The Prince William County Health Department, which found traces of two potentially hazardous chemicals in one of three wells serving Independent Hill Elementary School several weeks ago, recently discovered traces of two related chemicals in wells serving Gainesville Elementary School in western Prince William and Woodbine, a midcounty preschool facility for handicapped children. The chemicals were found during a check of all school wells after the Independent Hill well was found to be contaminated.
Traces of dichloroethane were found at 8 parts per billion in the well at Gainesville Elementary, according to health director Dr. Jared Florance. Traces of tetrachlorethane at 5 parts per billion were found in the Woodbine well. Both are solvents and belong to the same family as the two chemicals recently found. Florance said that the wells at Gainesville and Woodbine are closed and that students and staff are using bottled water supplied by the county.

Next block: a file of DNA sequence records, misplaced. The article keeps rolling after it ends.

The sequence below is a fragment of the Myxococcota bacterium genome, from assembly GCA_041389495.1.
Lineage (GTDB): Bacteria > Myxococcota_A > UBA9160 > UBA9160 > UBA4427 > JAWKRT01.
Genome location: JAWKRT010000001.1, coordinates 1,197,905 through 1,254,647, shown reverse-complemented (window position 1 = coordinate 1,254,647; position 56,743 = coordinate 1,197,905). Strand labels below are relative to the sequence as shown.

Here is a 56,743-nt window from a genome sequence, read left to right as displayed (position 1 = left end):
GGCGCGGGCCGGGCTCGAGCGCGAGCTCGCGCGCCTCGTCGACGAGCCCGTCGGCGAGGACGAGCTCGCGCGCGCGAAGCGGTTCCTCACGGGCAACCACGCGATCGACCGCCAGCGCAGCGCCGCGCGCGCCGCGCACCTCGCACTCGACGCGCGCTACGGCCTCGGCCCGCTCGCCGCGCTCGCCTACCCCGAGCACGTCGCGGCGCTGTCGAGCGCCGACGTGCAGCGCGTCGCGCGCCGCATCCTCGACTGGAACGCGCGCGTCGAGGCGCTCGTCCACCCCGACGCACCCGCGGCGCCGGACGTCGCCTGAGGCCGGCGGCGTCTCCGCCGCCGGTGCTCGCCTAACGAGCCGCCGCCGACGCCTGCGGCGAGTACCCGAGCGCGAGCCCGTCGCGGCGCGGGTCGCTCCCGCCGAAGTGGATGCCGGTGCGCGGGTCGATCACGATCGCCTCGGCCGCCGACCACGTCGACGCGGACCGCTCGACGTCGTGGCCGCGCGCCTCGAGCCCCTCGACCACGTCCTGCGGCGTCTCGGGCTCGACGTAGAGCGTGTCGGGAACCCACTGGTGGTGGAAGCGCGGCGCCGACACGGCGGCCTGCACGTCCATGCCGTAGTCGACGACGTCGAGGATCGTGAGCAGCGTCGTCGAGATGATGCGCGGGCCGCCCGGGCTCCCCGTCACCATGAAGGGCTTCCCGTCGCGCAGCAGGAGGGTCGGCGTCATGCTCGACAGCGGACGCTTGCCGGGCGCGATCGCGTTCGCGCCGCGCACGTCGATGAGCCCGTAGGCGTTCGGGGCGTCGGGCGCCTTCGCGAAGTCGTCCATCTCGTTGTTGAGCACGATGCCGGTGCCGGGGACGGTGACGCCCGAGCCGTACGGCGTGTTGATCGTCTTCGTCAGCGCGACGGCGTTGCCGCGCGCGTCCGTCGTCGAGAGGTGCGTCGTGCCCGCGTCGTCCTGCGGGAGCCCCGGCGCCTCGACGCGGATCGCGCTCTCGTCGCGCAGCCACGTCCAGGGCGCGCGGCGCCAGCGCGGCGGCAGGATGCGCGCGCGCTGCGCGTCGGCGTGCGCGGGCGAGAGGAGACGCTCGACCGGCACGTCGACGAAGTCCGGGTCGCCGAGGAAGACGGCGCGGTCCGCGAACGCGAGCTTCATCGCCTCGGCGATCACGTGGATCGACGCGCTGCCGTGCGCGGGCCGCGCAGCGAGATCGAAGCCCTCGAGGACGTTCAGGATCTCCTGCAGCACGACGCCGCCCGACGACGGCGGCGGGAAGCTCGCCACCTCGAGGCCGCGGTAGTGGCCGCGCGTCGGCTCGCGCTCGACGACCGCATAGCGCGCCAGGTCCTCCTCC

According to school spokesman Kristy Larsen, the wells serving the Independent Hill school, which sits on land that was once a military base, have been closed and the area is now hooked up to county water.
While the chemicals, all solvents, could possibly cause cancer in laboratory animals, there is no evidence that they are human carcinogens, according to the Environmental Protection Agency.
Florance and Coles District Supervisor G. Richard Pfitzer held an informational meeting for midcounty residents last Thursday. A second meeting is slated for 10 a.m. tomorrow in the old supervisors meeting room on Lee Street in Manassas. School board members and representatives from the county's service authority are expected to attend.
According to Florance, state Del. John Rollison (R-Prince William) has introduced an emergency measure in the state legislature that would provide $150,000 for further well testing in the county.
The sites that would be tested include all known areas of contamination, industrial sites that have never been sampled, 10 percent of the wells included in 1986 real estate transactions and water found to be contaminated last year at the IBM plant in Manassas.